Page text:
Three of the Ravens’ biggest passing games this season have at least as much in common: No one bothered to guard the wide receiver who ran down the field.
In Week 2, it was Marquise “Hollywood” Brown who was left unmarked as he ran a vertical route against the Kansas City Chiefs on a 42-yard jump-pass touchdown from quarterback Lamar Jackson.
In Week 4, it was James Proche II who had an undisturbed path across the field on a 32-yard catch-and-run to help put the Denver Broncos away in the fourth quarter.
And on Sunday, it was Sammy Watkins who the Chicago Bears forgot to pick up on a crucial 29-yard catch late in the fourth quarter, kicking off Devonta Freeman’s 3-yard touchdown run a game later.
All three finishes came in third place. All three came in the second half. And all three had a similar origin: with the wide-open wide receiver starting the game in a “pile” formation to the right of the quarterback.
Against Chicago, Tyler Huntley faced third-and-12 and a 13-9 deficit in the final minute of regulation as he waved wide receiver Tylan Wallace over from outside for a reduced split. That left the Ravens with a “trips-bunch” look on one side – tight end Mark Andrews closest to Huntley, Wallace furthest and Watkins in the middle of the cluster – and wide receiver Rashod Bateman isolated on the other.
At the snap, Andrews attracted the most attention, as he usually does; Bears safety Marqui Christian picked up tight end in man coverage over the middle, and cornerback Duke Shelley appeared to lurk in zone coverage right behind him. Cornerback Kindle Vildor was left after a bit of a snap point to pick up Wallace, who also came free on a shallow cross after Vildor was redirected by Andrews’ route.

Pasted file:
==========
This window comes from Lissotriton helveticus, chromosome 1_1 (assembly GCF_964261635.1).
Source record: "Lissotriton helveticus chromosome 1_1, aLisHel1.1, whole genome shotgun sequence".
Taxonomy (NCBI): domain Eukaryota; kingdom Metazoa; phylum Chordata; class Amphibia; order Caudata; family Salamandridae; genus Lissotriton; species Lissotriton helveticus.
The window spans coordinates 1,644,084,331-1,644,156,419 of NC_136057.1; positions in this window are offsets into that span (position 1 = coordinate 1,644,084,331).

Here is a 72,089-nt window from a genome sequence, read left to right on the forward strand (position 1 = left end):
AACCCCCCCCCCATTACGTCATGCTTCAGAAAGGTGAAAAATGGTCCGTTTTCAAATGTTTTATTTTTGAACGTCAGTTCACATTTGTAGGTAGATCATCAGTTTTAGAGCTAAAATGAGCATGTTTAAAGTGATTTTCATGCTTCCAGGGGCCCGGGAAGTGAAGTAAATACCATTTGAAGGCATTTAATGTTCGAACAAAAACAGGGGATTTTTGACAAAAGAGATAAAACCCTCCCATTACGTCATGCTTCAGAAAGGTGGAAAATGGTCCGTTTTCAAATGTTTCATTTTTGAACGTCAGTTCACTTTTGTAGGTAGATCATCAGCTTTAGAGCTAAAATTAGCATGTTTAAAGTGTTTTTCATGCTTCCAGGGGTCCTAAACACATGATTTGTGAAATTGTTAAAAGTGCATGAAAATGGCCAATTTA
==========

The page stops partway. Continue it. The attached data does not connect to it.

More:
The Bears had another defensive back in coverage, Deon Bush, but the safety played 20 yards from the scrimmage line. As soon as Watkins realized he was open, he reached out to get Huntley’s attention. Huntley saw him and got his pass just in time. External linebacker Robert Quinn had easily beaten left tackle Alejandro Villanueva and approached sack No. 4 ½.
“They came after me, man, so I was just about to read my readings, and they just fell by accident [Watkins], and he was wide open, ” Huntley said after the 16-13 victory. “I was glad I saw him. I wish I would have given him the ball faster and the game would probably have been in our hands a little faster, but it all went the way it went.”
The flock formation is a favorite among Raven’s offensive coordinator Greg Romans. According to Sports Info Solutions, only the Arizona Cardinals ‘Kyler Murray and Pittsburgh Steelers’ Ben Roethlisberger had more drop-backs out of the “right” look last season than Jackson, who finished 17-to-22 in 245 yards, two touchdowns and one interception in the formation. As he went into Sunday’s game, he was 11-to-15 for 130 yards and a touchdown out of the flock right.
“Flock formations are tough,” coach John Harbaugh said Monday. “We also deal with them all the time in defense. Especially if you move in and out, or you switch guys to and from the ball, or you change who’s lining up where, mess it up with your matchups.”